a1 Physics of Fluids Group, Faculty of Science and Technology, J.M. Burgers Center for Fluid Dynamics, University of Twente, PO Box 217, 7500 AE Enschede, The Netherlands
a2 Laboratoire de Mécanique de Lille CNRS/UMR 8107, Université Lille 1 and Polytech’Lille, Cité Scientifique Av. P. Langevin, 59650 Villeneuve d’Ascq, France
a3 International Collaboration for Turbulence Research
Three-dimensional Voronoï analysis is used to quantify the clustering of inertial particles in homogeneous isotropic turbulence using data sets from numerics in the point particle limit and one experimental data set. We study the clustering behaviour at different density ratios, particle response times (i.e. Stokes numbers ) and two Taylor–Reynolds numbers ( and 180). The probability density functions (p.d.f.s) of the Voronoï cell volumes of light and heavy particles show different behaviour from that of randomly distributed particles, i.e. fluid tracers, implying that clustering is present. The standard deviation of the p.d.f. normalized by that of randomly distributed particles is used to quantify the clustering. The clustering for both light and heavy particles is stronger for higher . Light particles show maximum clustering for around 1–2 for both Taylor–Reynolds numbers. The experimental data set shows reasonable agreement with the numerical results. The results are consistent with previous investigations employing other approaches to quantify the clustering. We also present the joint p.d.f.s of enstrophy and Voronoï volumes and their Lagrangian autocorrelations. The small Voronoï volumes of light particles correspond to regions of higher enstrophy than those of heavy particles, indicating that light particles cluster in higher vorticity regions. The Lagrangian temporal autocorrelation function of Voronoï volumes shows that the clustering of light particles lasts much longer than that of heavy or neutrally buoyant particles. Due to inertial effects arising from the density contrast with the surrounding liquid, light and heavy particles remain clustered for much longer times than the flow structures which cause the clustering.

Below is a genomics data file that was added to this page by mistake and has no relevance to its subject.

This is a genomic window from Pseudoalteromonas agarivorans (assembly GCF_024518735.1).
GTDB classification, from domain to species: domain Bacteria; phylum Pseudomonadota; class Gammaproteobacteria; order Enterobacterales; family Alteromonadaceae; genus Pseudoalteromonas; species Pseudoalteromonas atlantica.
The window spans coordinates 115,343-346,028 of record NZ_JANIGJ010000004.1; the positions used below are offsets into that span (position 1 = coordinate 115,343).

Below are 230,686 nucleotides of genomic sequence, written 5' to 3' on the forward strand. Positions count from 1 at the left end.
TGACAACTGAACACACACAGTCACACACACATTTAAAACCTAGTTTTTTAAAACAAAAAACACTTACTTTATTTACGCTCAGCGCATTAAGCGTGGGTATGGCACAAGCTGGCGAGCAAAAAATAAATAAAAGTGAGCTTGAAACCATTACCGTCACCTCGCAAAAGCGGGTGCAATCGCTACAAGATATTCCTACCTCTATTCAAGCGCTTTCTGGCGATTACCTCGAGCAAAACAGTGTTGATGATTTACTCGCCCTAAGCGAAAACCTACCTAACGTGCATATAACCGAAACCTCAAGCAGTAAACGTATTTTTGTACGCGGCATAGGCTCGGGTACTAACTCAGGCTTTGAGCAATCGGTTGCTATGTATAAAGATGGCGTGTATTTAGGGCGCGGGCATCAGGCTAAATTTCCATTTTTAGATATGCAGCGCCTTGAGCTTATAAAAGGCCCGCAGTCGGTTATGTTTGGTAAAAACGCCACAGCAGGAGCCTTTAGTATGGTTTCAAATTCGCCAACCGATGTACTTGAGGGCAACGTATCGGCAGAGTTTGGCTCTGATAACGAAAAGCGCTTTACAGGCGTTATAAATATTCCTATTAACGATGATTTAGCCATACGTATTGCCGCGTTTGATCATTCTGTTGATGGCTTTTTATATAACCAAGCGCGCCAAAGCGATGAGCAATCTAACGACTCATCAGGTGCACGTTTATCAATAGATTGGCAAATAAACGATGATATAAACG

(Received July 21 2011)
(Reviewed September 28 2011)
(Accepted November 14 2011)
(Online publication January 06 2012)